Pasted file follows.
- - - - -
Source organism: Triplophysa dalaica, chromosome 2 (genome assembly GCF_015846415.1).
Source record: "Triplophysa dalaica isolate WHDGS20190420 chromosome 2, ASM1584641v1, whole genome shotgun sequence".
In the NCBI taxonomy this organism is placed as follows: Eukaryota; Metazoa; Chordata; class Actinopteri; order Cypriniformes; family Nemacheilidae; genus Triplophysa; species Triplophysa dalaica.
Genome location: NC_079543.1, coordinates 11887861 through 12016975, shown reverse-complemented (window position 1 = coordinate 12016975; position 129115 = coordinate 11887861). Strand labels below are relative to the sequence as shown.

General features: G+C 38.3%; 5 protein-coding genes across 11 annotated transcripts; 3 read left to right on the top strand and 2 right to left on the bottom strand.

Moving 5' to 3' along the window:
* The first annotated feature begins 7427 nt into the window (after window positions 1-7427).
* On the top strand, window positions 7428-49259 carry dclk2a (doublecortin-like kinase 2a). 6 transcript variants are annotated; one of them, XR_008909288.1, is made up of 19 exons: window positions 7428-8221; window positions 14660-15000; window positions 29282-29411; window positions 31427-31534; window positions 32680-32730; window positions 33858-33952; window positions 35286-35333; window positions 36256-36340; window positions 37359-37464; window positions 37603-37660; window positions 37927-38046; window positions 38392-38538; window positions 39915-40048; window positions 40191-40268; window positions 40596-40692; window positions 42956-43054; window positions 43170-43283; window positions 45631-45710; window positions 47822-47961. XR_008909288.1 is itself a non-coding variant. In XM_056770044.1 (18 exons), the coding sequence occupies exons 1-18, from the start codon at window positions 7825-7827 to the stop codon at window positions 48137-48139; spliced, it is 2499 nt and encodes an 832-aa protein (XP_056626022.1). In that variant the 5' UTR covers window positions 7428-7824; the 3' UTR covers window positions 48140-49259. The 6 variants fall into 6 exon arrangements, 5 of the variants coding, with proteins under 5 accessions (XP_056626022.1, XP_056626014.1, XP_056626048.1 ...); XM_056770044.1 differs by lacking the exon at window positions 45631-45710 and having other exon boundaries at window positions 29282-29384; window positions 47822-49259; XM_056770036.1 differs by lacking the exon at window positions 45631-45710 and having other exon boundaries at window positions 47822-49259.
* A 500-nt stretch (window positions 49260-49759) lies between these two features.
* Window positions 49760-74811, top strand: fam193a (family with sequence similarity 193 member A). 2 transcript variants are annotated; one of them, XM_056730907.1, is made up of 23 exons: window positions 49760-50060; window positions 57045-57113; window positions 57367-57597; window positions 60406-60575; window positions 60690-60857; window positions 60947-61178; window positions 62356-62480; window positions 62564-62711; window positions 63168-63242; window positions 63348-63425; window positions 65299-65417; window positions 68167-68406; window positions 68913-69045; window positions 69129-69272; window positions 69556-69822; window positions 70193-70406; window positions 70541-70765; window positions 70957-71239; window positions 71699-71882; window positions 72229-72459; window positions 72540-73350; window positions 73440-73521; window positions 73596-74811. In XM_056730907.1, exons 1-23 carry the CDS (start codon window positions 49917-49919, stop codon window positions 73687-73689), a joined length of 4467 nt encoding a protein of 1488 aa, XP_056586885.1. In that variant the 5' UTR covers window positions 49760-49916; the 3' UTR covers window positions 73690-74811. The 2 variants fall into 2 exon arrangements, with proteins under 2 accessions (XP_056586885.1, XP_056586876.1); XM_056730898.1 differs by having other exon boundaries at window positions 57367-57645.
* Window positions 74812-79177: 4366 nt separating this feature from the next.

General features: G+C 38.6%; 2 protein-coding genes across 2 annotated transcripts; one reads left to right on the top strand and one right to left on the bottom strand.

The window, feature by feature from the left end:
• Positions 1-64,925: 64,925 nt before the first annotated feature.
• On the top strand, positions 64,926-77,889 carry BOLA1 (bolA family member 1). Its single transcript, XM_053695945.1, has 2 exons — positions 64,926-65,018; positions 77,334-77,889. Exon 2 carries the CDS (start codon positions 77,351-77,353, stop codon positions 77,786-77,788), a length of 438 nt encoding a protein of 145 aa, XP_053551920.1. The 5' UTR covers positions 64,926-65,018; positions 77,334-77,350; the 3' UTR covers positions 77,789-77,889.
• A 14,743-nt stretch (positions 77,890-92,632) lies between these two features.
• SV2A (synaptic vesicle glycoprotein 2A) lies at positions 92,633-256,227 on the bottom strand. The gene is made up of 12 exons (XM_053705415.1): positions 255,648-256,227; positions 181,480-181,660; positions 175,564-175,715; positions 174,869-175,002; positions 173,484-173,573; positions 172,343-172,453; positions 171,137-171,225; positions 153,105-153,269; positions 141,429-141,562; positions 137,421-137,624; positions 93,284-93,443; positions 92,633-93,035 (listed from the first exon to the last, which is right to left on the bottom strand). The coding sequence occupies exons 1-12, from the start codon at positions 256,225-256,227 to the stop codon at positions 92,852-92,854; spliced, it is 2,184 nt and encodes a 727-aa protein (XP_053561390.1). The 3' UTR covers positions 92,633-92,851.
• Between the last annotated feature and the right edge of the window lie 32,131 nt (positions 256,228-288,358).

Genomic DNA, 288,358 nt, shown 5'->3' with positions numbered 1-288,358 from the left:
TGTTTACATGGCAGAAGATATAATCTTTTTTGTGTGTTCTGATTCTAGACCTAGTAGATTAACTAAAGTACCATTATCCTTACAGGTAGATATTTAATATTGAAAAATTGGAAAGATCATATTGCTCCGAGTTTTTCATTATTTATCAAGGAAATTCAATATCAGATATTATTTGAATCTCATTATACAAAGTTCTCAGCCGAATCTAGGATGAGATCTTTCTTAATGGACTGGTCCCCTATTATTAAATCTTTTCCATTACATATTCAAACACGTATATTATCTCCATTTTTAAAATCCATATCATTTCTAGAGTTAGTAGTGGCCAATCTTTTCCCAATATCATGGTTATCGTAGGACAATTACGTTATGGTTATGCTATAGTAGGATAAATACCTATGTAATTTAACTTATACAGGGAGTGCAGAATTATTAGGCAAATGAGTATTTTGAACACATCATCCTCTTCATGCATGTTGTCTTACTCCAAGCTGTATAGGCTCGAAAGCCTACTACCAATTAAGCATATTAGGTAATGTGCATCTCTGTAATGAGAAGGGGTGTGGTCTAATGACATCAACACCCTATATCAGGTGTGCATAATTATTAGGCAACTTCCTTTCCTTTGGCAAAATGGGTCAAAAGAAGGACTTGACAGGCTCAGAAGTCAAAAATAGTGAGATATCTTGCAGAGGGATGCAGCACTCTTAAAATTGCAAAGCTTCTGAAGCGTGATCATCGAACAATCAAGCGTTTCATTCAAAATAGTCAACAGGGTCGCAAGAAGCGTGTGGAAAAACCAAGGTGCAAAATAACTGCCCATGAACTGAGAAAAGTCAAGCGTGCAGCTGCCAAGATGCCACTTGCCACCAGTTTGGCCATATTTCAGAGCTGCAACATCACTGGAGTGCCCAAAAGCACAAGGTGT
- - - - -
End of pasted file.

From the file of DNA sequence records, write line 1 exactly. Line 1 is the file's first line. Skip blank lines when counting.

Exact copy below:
Source organism: Triplophysa dalaica, chromosome 2 (genome assembly GCF_015846415.1).